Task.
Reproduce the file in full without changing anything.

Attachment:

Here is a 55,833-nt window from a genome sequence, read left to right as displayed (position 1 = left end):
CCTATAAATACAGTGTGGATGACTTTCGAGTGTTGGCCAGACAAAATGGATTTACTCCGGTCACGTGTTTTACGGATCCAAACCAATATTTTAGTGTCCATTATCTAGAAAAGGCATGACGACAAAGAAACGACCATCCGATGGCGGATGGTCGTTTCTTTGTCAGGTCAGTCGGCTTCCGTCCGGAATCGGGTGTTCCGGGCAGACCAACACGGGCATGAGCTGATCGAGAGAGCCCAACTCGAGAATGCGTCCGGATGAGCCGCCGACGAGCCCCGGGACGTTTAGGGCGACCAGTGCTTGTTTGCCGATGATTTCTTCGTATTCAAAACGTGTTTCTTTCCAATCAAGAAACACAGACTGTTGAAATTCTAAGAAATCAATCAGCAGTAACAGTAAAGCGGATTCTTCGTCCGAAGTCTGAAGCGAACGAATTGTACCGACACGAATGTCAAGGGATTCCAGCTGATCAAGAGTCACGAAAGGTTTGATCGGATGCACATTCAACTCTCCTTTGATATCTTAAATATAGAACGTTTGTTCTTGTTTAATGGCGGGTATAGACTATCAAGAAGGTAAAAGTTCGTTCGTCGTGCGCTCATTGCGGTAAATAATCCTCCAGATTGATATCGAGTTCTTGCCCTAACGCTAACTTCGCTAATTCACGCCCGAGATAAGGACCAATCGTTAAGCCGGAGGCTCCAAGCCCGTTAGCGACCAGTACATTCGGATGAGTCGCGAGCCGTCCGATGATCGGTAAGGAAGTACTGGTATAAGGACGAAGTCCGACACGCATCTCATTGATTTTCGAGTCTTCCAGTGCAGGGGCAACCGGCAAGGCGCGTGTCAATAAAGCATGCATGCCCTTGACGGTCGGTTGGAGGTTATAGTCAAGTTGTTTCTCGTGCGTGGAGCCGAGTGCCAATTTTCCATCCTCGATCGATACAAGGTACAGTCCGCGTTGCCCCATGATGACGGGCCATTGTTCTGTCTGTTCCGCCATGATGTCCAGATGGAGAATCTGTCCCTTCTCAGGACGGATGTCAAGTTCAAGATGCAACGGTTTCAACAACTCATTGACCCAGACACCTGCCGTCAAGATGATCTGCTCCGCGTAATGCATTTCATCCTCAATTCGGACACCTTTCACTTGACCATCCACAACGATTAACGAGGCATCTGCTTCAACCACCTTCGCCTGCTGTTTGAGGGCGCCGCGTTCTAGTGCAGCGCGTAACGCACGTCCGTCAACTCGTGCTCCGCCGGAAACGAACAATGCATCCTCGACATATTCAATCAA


Here is a 55,833-nt window from a genome sequence, read left to right as displayed (position 1 = left end):
CCTATAAATACAGTGTGGATGACTTTCGAGTGTTGGCCAGACAAAATGGATTTACTCCGGTCACGTGTTTTACGGATCCAAACCAATATTTTAGTGTCCATTATCTAGAAAAGGCATGACGACAAAGAAACGACCATCCGATGGCGGATGGTCGTTTCTTTGTCAGGTCAGTCGGCTTCCGTCCGGAATCGGGTGTTCCGGGCAGACCAACACGGGCATGAGCTGATCGAGAGAGCCCAACTCGAGAATGCGTCCGGATGAGCCGCCGACGAGCCCCGGGACGTTTAGGGCGACCAGTGCTTGTTTGCCGATGATTTCTTCGTATTCAAAACGTGTTTCTTTCCAATCAAGAAACACAGACTGTTGAAATTCTAAGAAATCAATCAGCAGTAACAGTAAAGCGGATTCTTCGTCCGAAGTCTGAAGCGAACGAATTGTACCGACACGAATGTCAAGGGATTCCAGCTGATCAAGAGTCACGAAAGGTTTGATCGGATGCACATTCAACTCTCCTTTGATATCTTAAATATAGAACGTTTGTTCTTGTTTAATGGCGGGTATAGACTATCAAGAAGGTAAAAGTTCGTTCGTCGTGCGCTCATTGCGGTAAATAATCCTCCAGATTGATATCGAGTTCTTGCCCTAACGCTAACTTCGCTAATTCACGCCCGAGATAAGGACCAATCGTTAAGCCGGAGGCTCCAAGCCCGTTAGCGACCAGTACATTCGGATGAGTCGCGAGCCGTCCGATGATCGGTAAGGAAGTACTGGTATAAGGACGAAGTCCGACACGCATCTCATTGATTTTCGAGTCTTCCAGTGCAGGGGCAACCGGCAAGGCGCGTGTCAATAAAGCATGCATGCCCTTGACGGTCGGTTGGAGGTTATAGTCAAGTTGTTTCTCGTGCGTGGAGCCGAGTGCCAATTTTCCATCCTCGATCGATACAAGGTACAGTCCGCGTTGCCCCATGATGACGGGCCATTGTTCTGTCTGTTCCGCCATGATGTCCAGATGGAGAATCTGTCCCTTCTCAGGACGGATGTCAAGTTCAAGATGCAACGGTTTCAACAACTCATTGACCCAGACACCTGCCGTCAAGATGATCTGCTCCGCGTAATGCATTTCATCCTCAATTCGGACACCTTTCACTTGACCATCCACAACGATTAACGAGGCATCTGCTTCAACCACCTTCGCCTGCTGTTTGAGGGCGCCGCGTTCTAGTGCAGCGCGTAACGCACGTCCGTCAACTCGTGCTCCGCCGGAAACGAACAATGCATCCTCGACATATTCAATCAA